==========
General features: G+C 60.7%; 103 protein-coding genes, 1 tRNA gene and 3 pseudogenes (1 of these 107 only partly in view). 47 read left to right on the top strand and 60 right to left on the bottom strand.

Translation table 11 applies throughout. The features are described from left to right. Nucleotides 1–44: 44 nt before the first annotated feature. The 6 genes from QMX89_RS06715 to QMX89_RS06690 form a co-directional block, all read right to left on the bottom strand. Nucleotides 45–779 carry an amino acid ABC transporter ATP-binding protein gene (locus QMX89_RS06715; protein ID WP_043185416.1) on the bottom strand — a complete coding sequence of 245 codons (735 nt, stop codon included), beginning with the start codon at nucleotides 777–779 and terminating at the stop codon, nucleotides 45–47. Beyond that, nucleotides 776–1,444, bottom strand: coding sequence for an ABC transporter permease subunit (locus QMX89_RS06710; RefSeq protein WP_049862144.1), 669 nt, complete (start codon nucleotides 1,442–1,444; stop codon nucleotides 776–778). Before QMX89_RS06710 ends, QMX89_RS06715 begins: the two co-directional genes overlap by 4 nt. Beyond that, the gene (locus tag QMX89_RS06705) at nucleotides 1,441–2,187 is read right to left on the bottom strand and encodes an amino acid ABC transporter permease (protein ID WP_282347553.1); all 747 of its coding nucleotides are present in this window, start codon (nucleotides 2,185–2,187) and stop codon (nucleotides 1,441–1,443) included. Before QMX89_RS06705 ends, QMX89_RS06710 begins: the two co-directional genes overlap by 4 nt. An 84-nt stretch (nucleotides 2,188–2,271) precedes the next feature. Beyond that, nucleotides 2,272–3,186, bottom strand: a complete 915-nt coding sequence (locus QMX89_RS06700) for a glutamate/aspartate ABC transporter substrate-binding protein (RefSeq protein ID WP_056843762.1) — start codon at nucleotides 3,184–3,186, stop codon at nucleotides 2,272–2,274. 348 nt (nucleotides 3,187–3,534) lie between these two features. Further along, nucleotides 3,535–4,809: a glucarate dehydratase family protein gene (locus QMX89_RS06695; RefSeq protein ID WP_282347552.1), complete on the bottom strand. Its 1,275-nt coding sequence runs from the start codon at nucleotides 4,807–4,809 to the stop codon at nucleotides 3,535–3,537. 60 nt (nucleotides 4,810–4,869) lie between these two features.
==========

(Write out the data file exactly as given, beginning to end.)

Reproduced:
General features: G+C 60.7%; 103 protein-coding genes, 1 tRNA gene and 3 pseudogenes (1 of these 107 only partly in view). 47 read left to right on the top strand and 60 right to left on the bottom strand.

Translation table 11 applies throughout. The features are described from left to right. Nucleotides 1–44: 44 nt before the first annotated feature. The 6 genes from QMX89_RS06715 to QMX89_RS06690 form a co-directional block, all read right to left on the bottom strand. Nucleotides 45–779 carry an amino acid ABC transporter ATP-binding protein gene (locus QMX89_RS06715; protein ID WP_043185416.1) on the bottom strand — a complete coding sequence of 245 codons (735 nt, stop codon included), beginning with the start codon at nucleotides 777–779 and terminating at the stop codon, nucleotides 45–47. Beyond that, nucleotides 776–1,444, bottom strand: coding sequence for an ABC transporter permease subunit (locus QMX89_RS06710; RefSeq protein WP_049862144.1), 669 nt, complete (start codon nucleotides 1,442–1,444; stop codon nucleotides 776–778). Before QMX89_RS06710 ends, QMX89_RS06715 begins: the two co-directional genes overlap by 4 nt. Beyond that, the gene (locus tag QMX89_RS06705) at nucleotides 1,441–2,187 is read right to left on the bottom strand and encodes an amino acid ABC transporter permease (protein ID WP_282347553.1); all 747 of its coding nucleotides are present in this window, start codon (nucleotides 2,185–2,187) and stop codon (nucleotides 1,441–1,443) included. Before QMX89_RS06705 ends, QMX89_RS06710 begins: the two co-directional genes overlap by 4 nt. An 84-nt stretch (nucleotides 2,188–2,271) precedes the next feature. Beyond that, nucleotides 2,272–3,186, bottom strand: a complete 915-nt coding sequence (locus QMX89_RS06700) for a glutamate/aspartate ABC transporter substrate-binding protein (RefSeq protein ID WP_056843762.1) — start codon at nucleotides 3,184–3,186, stop codon at nucleotides 2,272–2,274. 348 nt (nucleotides 3,187–3,534) lie between these two features. Further along, nucleotides 3,535–4,809: a glucarate dehydratase family protein gene (locus QMX89_RS06695; RefSeq protein ID WP_282347552.1), complete on the bottom strand. Its 1,275-nt coding sequence runs from the start codon at nucleotides 4,807–4,809 to the stop codon at nucleotides 3,535–3,537. 60 nt (nucleotides 4,810–4,869) lie between these two features.